by Kenneth T. Walsh
The former president may have upstaged Obama but their relationship could be beneficial
It was a moment of unexpected but fascinating political theater. President Barack Obama was hosting former President Bill Clinton in the Oval Office when the two men decided they wanted to chat with the media. They asked a
Each of them endorsed the economic "framework" agreement that Obama has negotiated with congressional Republicans despite Democratic qualms about certain provisions, such as extending tax breaks to the rich. But it was Clinton who seemed to make the most persuasive argument for the pact. "The agreement taken as a whole is, I believe, the best bipartisan agreement we can reach to help the largest number of Americans," Clinton said, "and to maximize the chances that the economic recovery will accelerate and create more jobs, and to minimize the chances that it will slip back."
As usual, Clinton was the most gregarious and loquacious person in the room. He chattered happily while Obama waited at his side, also volunteering a statement of support for the New START arms-control pact with Russia. When Obama excused himself and left for another appointment, Clinton stayed behind and proceeded to give a tour d'horizon that included an analysis of the importance of community banks, especially for small businesses seeking loans, and an argument for thwarting efforts to repeal Obama's healthcarelaw. And he urged a "ferocious fight to avoid repeal of the student loan reform" program that is designed to help young people go to college. Many reporters and Washington analysts thought Clinton had upstaged his host.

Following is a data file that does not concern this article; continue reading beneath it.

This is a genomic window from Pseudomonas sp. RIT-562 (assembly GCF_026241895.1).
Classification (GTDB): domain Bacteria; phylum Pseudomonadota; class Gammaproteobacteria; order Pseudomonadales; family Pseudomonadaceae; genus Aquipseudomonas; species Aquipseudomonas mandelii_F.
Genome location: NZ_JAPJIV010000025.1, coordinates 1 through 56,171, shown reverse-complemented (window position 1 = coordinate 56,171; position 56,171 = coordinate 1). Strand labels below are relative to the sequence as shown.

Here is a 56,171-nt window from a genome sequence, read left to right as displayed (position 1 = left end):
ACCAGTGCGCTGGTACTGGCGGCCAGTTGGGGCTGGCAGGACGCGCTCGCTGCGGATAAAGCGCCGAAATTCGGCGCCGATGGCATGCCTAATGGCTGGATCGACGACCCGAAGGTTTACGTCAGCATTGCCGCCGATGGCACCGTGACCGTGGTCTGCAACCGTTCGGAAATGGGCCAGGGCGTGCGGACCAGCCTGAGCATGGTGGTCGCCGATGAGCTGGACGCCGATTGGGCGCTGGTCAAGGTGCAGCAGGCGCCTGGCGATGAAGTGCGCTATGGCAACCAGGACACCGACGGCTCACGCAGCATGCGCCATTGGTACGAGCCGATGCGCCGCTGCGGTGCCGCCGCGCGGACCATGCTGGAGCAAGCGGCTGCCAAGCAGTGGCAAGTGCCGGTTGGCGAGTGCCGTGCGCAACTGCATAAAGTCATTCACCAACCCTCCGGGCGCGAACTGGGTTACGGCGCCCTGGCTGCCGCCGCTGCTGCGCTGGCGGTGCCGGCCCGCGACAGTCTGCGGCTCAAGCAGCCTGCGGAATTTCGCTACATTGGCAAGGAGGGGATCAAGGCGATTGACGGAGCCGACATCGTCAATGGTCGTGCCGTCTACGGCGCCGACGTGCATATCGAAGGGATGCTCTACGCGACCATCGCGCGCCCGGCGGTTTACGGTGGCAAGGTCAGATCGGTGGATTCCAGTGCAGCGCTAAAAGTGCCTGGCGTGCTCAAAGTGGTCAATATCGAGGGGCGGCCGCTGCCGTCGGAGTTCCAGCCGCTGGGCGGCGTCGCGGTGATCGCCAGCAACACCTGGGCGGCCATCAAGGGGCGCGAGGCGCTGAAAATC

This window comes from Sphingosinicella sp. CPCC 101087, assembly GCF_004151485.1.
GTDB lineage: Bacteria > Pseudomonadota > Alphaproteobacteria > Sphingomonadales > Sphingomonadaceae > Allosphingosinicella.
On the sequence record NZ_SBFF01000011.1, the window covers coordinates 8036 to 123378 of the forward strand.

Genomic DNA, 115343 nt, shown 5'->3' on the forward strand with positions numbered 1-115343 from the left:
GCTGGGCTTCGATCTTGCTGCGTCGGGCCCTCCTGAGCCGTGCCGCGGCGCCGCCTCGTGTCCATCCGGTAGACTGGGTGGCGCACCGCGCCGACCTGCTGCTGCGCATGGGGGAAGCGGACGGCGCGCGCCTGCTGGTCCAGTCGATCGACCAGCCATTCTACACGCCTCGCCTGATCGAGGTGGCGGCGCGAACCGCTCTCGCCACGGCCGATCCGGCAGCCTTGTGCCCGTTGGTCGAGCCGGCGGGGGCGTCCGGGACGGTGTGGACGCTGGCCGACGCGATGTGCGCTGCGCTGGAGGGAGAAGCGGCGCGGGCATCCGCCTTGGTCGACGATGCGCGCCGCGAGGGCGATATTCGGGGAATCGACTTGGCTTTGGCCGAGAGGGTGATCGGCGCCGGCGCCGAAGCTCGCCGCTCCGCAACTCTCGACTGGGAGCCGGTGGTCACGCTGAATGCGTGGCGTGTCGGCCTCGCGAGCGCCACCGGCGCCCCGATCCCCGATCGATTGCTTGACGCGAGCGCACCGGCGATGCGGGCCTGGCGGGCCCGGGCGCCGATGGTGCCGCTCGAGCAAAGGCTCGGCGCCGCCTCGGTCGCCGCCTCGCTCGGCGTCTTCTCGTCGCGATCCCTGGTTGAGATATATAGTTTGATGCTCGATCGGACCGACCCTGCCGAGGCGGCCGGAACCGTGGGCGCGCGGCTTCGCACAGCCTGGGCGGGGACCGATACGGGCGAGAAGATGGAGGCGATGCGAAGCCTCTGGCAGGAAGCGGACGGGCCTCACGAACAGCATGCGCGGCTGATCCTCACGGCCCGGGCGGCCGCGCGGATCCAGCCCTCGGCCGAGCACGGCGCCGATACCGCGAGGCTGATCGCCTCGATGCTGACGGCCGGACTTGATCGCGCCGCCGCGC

The joint appearance set off a fresh round of comparisons of Obama and Clinton, as Washington's cognoscenti speculated about which one demonstrated better leadership qualities. It also fed a certain nostalgia for Clinton among Democrats who remember his presidency as a time of economic prosperity (despite his impeachment in the Monica Lewinsky sex-and-lies scandal).
There are certainly similarities in Obama's situation today and what Clinton faced at a similar point in 1994. Both seemed captured by Washington insiders--and this alienated many middle-class voters--and both suffered serious losses in their midterm elections, giving opposition Republicans enhanced power and renewed confidence.
Clinton changed course and began to "triangulate," lifting ideas from Democrats and Republicans and coming up with a "third way" to do business in the political center. It worked, and he won re-election in 1996. Now, Obama's economic deal with the Republicans seems to represent the start of his own shift toward the middle.
But the similarities only go so far. Clinton had been governor of Arkansas, a relatively conservative state, and he had earned a reputation as a moderate. He strayed from his roots for his first two years in the
And as Clinton pointed out, the economy wasn't in a total meltdown when he was in office, while Obama faced a potential catastrophe from the day he was sworn in. So the economic challenge is more severe today.
Another difference is that Clinton has a natural way of connecting with everyday people, while Obama doesn't. It was in Clinton's nature to reach out to both friends and adversaries, while Obama is more reserved and self-contained.
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